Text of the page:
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Candidate drops out over Easton housing flap

Susan Silver, Connecticut Post
Published 7:50 pm, Monday, August 31, 2009
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EASTON -- Amid an uproar over his prospective application to build what would be the town's first affordable housing development, the chairman of the Region 9 Board of Education, which oversees Joel Barlow High School, has decided not to run for re-election.

Huntley "Bucky" Stone has withdrawn from the race less than a month after Democrats nominated him for a second four-year term. The Democrats backed Stone's candidacy after Republicans had declined to re-endorse him.

Although praising Stone's support for education, "We're concerned that Saddle Ridge (development plan) would detract from the central issues of taxes and education," said Democratic Town Committee Chairman Ronald E. Kowalski II.

Saddle Ridge is the name of the 127-acre parcel, bordered by Westport, Cedar Hill and Sport Hill roads, initially planned as a subdivision of 21 single-family homes. However, Stone and co-owner Robert Carlson more recently have been exploring plans for a clustered housing development, which could be filed under state affordable housing laws.

If filed under those regulations, final control over the application could be taken away from local zoning authorities and assigned to a special housing court.

"We had a frank conversation with Bucky where we discussed the specter of an affordable housing development on his property," Kowalski said.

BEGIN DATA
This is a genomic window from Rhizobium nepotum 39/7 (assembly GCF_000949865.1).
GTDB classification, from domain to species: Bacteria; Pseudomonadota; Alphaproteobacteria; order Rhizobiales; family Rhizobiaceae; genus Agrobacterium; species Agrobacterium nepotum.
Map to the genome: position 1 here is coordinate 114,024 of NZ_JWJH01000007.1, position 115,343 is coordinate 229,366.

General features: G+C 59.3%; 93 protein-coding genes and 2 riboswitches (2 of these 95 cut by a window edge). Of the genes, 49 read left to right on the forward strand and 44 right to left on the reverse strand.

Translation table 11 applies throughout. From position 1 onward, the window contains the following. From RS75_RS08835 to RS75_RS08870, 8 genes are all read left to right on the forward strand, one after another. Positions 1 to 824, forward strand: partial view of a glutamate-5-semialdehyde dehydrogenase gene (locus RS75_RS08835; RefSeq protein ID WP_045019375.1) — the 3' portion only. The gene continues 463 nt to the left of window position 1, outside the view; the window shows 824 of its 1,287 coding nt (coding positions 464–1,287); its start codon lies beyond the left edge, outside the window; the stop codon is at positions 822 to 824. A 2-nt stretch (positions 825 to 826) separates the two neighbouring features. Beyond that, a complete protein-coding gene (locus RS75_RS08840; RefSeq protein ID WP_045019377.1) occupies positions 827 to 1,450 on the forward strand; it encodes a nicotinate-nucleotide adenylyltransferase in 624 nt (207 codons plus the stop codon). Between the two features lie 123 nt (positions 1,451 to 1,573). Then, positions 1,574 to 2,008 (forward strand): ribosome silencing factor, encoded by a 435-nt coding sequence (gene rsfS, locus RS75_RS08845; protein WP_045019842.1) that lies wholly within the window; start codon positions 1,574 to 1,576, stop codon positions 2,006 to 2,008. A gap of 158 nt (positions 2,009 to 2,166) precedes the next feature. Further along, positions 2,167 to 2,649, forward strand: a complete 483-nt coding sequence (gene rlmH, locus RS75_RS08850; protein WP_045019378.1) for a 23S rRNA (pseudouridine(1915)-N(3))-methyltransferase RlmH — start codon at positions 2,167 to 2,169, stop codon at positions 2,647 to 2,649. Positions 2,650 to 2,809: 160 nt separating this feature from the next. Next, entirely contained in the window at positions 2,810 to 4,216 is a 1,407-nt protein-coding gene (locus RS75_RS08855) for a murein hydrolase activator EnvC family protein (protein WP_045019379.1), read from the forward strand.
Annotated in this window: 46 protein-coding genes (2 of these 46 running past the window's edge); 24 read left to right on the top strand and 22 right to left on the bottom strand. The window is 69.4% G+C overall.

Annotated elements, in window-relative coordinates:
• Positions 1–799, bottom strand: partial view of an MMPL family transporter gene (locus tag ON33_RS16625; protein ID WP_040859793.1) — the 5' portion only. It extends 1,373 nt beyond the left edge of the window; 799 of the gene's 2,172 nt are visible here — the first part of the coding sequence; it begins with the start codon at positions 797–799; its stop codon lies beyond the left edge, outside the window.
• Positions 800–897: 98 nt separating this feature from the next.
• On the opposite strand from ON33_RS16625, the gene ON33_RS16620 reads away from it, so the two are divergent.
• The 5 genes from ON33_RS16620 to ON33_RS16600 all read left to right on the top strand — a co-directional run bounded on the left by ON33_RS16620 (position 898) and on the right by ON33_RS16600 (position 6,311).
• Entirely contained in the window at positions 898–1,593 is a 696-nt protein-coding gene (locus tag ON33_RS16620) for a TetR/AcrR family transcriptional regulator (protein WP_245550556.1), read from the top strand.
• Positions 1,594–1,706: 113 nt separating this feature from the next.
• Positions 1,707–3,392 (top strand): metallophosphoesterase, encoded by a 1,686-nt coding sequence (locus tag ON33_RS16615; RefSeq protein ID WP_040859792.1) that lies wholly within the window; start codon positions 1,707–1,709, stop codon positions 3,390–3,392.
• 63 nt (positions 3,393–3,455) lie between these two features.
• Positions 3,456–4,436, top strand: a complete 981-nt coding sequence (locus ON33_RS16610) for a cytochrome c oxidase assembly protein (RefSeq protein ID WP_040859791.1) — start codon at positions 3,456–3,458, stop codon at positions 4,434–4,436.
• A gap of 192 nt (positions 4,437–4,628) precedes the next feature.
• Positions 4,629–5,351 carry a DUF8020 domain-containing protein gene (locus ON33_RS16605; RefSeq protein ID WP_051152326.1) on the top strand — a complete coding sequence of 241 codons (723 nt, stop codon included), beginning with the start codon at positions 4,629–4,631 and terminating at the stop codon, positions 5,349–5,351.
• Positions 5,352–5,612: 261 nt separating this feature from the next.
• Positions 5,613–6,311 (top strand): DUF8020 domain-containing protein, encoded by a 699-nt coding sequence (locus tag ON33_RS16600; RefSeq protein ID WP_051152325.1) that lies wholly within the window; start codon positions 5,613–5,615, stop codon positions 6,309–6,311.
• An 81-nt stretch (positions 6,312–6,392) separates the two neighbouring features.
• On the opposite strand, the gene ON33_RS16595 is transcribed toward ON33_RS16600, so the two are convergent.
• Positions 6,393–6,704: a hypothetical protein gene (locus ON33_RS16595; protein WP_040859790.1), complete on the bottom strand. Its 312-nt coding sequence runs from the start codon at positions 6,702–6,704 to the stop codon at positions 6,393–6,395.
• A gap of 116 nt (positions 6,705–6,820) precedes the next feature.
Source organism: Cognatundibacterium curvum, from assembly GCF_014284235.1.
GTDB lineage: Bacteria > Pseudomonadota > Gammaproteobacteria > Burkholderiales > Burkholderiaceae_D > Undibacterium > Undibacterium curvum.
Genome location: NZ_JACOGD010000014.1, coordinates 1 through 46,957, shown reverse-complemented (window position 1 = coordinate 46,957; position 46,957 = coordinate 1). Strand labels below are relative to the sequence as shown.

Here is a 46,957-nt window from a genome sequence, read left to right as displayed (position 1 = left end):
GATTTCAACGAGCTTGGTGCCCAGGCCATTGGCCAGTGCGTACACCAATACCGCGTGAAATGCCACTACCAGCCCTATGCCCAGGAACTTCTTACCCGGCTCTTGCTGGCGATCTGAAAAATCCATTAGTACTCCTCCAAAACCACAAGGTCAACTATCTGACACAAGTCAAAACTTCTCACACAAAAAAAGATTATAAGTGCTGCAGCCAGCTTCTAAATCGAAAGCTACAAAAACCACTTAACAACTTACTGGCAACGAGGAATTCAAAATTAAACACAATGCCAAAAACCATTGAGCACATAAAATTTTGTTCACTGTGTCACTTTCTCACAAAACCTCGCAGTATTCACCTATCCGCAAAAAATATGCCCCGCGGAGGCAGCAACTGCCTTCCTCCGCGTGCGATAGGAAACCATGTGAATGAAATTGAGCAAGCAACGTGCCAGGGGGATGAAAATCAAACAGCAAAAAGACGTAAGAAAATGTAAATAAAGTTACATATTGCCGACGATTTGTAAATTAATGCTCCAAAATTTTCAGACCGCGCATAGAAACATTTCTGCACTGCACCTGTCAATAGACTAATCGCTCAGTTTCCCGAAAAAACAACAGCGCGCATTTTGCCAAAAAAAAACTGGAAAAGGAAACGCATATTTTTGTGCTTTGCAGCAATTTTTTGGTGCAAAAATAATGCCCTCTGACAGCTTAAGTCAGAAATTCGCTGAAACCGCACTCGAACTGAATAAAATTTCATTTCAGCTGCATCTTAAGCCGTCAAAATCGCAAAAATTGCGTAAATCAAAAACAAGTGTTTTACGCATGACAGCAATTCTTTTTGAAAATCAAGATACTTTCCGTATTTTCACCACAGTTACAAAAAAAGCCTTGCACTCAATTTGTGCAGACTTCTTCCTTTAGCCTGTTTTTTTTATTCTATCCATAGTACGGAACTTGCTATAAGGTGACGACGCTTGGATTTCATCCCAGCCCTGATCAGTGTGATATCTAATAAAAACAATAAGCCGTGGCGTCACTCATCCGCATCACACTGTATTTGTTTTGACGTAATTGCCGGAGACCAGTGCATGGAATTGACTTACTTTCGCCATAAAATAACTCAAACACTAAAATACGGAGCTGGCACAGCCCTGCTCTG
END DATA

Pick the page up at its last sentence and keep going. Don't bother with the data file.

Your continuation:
Easton contends that its zoning regulations -- allowing only single-family homes on one- and three-acre sites -- is designed to protect the region's watershed. Deviations from that standard -- even for a church -- have set off furors.

Still, Stone wasn't happy about stepping down.

"It seems to me that what I may do as a real estate developer bears no rational nexus to the job that I could do and have done as a member and chair of the Region 9 board of ed," he said.

His withdrawal came after letters to town officials from state authorities indicated Stone wants to test the soils for septic systems to accommodate a larger development on the Saddle Ridge property. A work-in-progress map presented to town officials shows a clustered development of two-bedroom, two-story townhomes, with at least several times more units than the 21 approved for the original subdivision. Neither clustered nor multi-unit developments are allowed under Easton's existing zoning regulations.

The Saddle Ridge developers, meanwhile, have appealed the Planning and Zoning Commission's approval for the subdivision to Superior Court, seeking to overturn some of the conditions tied to the approval.

First Selectman Thomas Herrmann, a Republican, said Stone informed him Saddle Ridge would pursue affordable housing after the company filed its subdivision appeal in April.

Herrmann said he certainly never endorsed the new plan but that with it, Stone's "outraged everyone."

Kowalski said the Easton Democratic Town Committee will name a Region 9 candidate to replace Stone on the November ballot when it meets Sept. 2.